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Endogenous Growth, Convexity of Damage and Climate Risk: How Nordhaus' Framework Supports Deep Cuts in Carbon Emissions
Article first published online: 29 MAR 2015
© 2015 The Authors. The Economic Journal published by John Wiley & Sons Ltd on behalf of Royal Economic Society.
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The Economic Journal
Special Issue: 125TH ANNIVERSARY ISSUE
Volume 125, Issue 583, pages 574–620, March 2015
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- We thank Emanuele Campiglio, Antoine Dechezleprêtre, Baran Doda, David Greenaway, Tom McDermott, Elisabeth Moyer, Antony Millner, Bill Nordhaus and Bob Pindyck for helpful comments and discussions, and the editor, Rachel Griffiths. We also acknowledge the financial support of the Grantham Foundation for the Protection of the Environment and the Economic and Social Research Council. We alone are responsible for the content.
‘To slow or not to slow’ (Nordhaus, 1991) was the first economic appraisal of greenhouse gas emissions abatement and founded a large literature on a topic of worldwide importance. We offer our assessment of the original article and trace its legacy, in particular Nordhaus's later series of ‘DICE’ models. From this work, many have drawn the conclusion that an efficient global emissions abatement policy comprises modest and modestly increasing controls. We use DICE itself to provide an initial illustration that, if the analysis is extended to take more strongly into account three essential elements of the climate problem – the endogeneity of growth, the convexity of damage and climate risk – optimal policy comprises strong controls.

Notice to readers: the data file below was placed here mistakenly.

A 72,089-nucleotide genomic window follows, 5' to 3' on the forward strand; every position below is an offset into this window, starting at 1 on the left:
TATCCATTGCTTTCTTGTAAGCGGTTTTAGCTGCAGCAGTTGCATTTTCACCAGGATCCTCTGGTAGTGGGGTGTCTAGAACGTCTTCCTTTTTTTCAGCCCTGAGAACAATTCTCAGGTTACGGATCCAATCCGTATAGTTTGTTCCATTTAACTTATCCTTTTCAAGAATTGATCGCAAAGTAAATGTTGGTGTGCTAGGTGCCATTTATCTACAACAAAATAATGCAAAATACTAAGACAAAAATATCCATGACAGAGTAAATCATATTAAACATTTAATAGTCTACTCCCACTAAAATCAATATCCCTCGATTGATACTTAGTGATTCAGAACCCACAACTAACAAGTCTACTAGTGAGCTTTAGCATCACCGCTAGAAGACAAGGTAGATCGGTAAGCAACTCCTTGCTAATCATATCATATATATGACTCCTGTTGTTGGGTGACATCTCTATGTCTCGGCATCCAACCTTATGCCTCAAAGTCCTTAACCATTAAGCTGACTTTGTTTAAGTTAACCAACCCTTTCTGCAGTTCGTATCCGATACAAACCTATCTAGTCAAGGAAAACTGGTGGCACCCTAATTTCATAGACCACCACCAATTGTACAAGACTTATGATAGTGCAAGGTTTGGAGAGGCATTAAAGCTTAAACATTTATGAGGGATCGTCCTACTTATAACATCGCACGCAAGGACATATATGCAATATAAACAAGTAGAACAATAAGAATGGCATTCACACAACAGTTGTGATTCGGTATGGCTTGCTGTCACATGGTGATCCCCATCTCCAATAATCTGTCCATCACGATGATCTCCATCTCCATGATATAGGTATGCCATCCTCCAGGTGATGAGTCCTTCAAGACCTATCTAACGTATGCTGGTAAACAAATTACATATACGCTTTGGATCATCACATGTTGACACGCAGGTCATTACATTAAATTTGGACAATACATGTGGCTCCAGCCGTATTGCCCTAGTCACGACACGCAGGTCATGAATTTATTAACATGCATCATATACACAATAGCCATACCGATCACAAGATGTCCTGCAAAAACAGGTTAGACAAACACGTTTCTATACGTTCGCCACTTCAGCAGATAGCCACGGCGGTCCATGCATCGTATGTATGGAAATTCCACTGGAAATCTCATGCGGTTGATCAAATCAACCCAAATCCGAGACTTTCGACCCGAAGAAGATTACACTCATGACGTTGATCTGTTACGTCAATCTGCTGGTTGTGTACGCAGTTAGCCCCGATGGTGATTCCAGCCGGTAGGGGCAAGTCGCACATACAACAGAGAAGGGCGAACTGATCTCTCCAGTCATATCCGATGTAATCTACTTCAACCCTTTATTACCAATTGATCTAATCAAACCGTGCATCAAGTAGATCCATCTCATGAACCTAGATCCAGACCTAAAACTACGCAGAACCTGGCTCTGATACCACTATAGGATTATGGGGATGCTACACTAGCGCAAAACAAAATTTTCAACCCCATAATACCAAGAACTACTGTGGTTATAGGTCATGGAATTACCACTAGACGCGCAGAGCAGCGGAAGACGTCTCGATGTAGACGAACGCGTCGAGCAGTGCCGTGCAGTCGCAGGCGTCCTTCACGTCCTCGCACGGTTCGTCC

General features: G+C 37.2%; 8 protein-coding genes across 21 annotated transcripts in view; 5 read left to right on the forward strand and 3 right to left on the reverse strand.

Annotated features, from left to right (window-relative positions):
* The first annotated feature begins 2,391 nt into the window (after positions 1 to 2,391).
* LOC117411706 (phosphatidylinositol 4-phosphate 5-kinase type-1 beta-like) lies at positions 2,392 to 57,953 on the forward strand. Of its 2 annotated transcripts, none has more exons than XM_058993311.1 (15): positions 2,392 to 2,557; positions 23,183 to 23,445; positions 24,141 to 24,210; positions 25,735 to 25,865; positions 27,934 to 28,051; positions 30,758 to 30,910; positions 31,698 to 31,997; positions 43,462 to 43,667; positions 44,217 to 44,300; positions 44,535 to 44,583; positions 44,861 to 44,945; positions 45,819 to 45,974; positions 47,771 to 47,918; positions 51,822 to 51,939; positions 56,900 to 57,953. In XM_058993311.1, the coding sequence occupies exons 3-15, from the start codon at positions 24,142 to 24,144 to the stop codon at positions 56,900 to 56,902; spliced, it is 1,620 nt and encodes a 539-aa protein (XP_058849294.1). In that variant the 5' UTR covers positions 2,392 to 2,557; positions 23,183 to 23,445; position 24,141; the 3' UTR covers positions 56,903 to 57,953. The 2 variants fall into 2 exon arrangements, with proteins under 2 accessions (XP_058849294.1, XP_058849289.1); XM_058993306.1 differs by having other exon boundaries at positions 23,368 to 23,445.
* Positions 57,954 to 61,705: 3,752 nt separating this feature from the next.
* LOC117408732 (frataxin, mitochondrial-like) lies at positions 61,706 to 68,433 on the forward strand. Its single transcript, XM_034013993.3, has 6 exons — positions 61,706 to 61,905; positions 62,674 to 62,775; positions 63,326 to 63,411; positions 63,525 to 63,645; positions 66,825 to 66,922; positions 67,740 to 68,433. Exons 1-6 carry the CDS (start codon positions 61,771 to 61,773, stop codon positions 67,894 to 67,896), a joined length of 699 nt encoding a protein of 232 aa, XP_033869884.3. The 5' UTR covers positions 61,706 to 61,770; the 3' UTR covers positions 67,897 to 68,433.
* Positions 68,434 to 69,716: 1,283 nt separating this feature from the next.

1 To Slow or Not to Slow
‘To slow or not to slow’ by Bill Nordhaus (1991) is a landmark in economic research. As the first analysis of the costs and benefits of policies to abate greenhouse gas emissions,1 it opened the profession to a new field of application – climate change. Its importance is partly illustrated by the number of times that it has been cited – on 1,150 occasions according to Google Scholar; 398 times according to the narrower, journals-only measure in ISI Web of Knowledge.2
The context within which Nordhaus's paper was written helps us understand its contribution. While the basic science of the greenhouse effect was set out in the nineteenth century by Fourier, Tyndall and Arrhenius, discussions surrounding the possible role of humans in enhancing it – and therefore causing global warming and climate change – began in earnest in the 1970s. For at least a decade, climate change remained largely a scientific/environmentalist's issue, debated in specialist conferences and networks (Agrawala, 1998). Indeed, it is important to stress that the science of climate change was running years ahead of the economics (something that arguably remains the case today in understanding the impacts of climate change; Stern, 2013).
By the late 1980s, however, climate change was becoming both a policy issue and increasingly political. In 1988, the Intergovernmental Panel on Climate Change (IPCC) was established and in 1990 it published the first of its regular and influential Assessment Reports to member governments. In 1989, the first meeting of (22) Heads of State to discuss climate change was held in the Netherlands and various other major international summits that year also put it on the agenda. Most OECD countries already had their first climate-change targets by 1990 (Gupta, 2010), for instance the European Community, as it was then, had pledged to stabilise its carbon dioxide emissions at 1990 levels by 2000. In 1992, virtually all countries signed up to the United Nations Framework Convention on Climate Change (UNFCCC) at a major summit on the environment and development in Rio de Janeiro, with its objective to achieve ‘stabilization of greenhouse gas concentrations in the atmosphere at a level that would prevent dangerous anthropogenic interference with the climate system’ (Article 2).